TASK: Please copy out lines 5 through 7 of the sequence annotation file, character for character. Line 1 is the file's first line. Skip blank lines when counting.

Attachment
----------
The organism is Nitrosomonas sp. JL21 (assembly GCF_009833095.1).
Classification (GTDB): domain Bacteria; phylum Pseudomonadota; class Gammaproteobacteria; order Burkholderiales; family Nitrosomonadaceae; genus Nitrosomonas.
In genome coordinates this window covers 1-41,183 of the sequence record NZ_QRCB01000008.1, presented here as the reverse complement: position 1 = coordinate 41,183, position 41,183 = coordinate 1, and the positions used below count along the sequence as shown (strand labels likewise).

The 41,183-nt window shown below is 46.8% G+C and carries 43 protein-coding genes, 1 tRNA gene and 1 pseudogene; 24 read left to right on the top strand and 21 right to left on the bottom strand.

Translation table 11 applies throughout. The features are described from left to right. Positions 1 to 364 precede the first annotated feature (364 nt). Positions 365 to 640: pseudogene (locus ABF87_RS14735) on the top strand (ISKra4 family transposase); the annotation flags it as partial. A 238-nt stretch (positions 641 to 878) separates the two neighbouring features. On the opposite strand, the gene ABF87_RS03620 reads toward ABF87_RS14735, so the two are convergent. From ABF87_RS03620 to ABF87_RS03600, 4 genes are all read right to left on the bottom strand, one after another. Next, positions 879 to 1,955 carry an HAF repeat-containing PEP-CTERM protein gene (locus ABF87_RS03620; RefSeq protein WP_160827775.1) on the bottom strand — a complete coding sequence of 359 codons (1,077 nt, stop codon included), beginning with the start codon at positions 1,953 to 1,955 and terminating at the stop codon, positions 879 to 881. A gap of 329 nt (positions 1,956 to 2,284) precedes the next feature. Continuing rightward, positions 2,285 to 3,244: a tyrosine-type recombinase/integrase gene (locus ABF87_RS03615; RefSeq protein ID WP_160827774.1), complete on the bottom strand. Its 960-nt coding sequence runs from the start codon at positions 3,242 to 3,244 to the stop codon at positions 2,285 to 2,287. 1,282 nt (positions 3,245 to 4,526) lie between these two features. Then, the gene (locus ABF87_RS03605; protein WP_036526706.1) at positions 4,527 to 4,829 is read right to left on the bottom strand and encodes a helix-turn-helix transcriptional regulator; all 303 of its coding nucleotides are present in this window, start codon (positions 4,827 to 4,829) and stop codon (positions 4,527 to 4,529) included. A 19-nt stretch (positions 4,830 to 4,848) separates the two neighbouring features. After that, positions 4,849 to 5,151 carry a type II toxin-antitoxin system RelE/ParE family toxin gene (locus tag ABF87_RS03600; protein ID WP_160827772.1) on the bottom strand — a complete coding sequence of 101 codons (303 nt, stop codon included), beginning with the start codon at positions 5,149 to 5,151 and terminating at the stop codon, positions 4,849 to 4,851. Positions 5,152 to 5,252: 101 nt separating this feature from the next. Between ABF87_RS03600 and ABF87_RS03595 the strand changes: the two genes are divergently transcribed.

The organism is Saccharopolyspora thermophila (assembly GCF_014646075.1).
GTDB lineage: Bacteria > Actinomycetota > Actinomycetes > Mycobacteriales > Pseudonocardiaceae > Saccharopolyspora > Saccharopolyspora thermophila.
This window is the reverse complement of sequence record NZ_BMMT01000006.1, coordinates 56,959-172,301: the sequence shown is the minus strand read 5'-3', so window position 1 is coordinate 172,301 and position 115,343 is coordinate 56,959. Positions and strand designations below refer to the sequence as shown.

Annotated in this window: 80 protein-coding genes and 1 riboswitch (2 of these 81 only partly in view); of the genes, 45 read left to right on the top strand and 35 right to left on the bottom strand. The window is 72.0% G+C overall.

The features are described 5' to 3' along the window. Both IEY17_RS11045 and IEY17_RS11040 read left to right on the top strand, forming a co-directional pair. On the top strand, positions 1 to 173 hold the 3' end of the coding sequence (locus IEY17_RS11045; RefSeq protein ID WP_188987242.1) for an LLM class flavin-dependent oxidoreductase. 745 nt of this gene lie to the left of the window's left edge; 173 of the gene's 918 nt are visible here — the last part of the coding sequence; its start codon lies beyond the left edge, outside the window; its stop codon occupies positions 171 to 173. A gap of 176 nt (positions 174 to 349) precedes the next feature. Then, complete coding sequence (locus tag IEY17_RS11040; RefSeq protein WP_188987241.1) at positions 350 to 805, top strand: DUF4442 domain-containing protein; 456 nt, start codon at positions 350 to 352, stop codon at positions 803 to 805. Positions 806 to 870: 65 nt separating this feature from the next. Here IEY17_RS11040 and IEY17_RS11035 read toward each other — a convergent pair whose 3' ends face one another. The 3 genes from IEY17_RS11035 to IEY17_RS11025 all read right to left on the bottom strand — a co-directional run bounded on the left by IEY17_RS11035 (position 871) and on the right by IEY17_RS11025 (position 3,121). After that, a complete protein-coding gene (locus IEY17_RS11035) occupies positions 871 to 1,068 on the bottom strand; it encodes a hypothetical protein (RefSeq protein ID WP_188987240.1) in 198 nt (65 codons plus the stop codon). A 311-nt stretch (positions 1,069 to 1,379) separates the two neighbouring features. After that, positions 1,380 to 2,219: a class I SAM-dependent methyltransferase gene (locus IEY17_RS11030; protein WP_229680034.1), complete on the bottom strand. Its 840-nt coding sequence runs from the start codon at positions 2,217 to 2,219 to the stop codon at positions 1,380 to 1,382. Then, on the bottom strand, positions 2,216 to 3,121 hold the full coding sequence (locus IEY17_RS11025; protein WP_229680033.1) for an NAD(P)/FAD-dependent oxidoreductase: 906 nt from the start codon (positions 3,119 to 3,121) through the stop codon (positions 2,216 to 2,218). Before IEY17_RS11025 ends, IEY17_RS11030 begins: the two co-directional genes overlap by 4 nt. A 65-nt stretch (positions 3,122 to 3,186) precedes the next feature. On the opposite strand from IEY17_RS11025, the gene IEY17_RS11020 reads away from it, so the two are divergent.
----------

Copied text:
Translation table 11 applies throughout. The features are described from left to right. Positions 1 to 364 precede the first annotated feature (364 nt). Positions 365 to 640: pseudogene (locus ABF87_RS14735) on the top strand (ISKra4 family transposase); the annotation flags it as partial. A 238-nt stretch (positions 641 to 878) separates the two neighbouring features. On the opposite strand, the gene ABF87_RS03620 reads toward ABF87_RS14735, so the two are convergent. From ABF87_RS03620 to ABF87_RS03600, 4 genes are all read right to left on the bottom strand, one after another. Next, positions 879 to 1,955 carry an HAF repeat-containing PEP-CTERM protein gene (locus ABF87_RS03620; RefSeq protein WP_160827775.1) on the bottom strand — a complete coding sequence of 359 codons (1,077 nt, stop codon included), beginning with the start codon at positions 1,953 to 1,955 and terminating at the stop codon, positions 879 to 881. A gap of 329 nt (positions 1,956 to 2,284) precedes the next feature. Continuing rightward, positions 2,285 to 3,244: a tyrosine-type recombinase/integrase gene (locus ABF87_RS03615; RefSeq protein ID WP_160827774.1), complete on the bottom strand. Its 960-nt coding sequence runs from the start codon at positions 3,242 to 3,244 to the stop codon at positions 2,285 to 2,287. 1,282 nt (positions 3,245 to 4,526) lie between these two features. Then, the gene (locus ABF87_RS03605; protein WP_036526706.1) at positions 4,527 to 4,829 is read right to left on the bottom strand and encodes a helix-turn-helix transcriptional regulator; all 303 of its coding nucleotides are present in this window, start codon (positions 4,827 to 4,829) and stop codon (positions 4,527 to 4,529) included. A 19-nt stretch (positions 4,830 to 4,848) separates the two neighbouring features. After that, positions 4,849 to 5,151 carry a type II toxin-antitoxin system RelE/ParE family toxin gene (locus tag ABF87_RS03600; protein ID WP_160827772.1) on the bottom strand — a complete coding sequence of 101 codons (303 nt, stop codon included), beginning with the start codon at positions 5,149 to 5,151 and terminating at the stop codon, positions 4,849 to 4,851. Positions 5,152 to 5,252: 101 nt separating this feature from the next. Between ABF87_RS03600 and ABF87_RS03595 the strand changes: the two genes are divergently transcribed.

The organism is Saccharopolyspora thermophila (assembly GCF_014646075.1).
GTDB lineage: Bacteria > Actinomycetota > Actinomycetes > Mycobacteriales > Pseudonocardiaceae > Saccharopolyspora > Saccharopolyspora thermophila.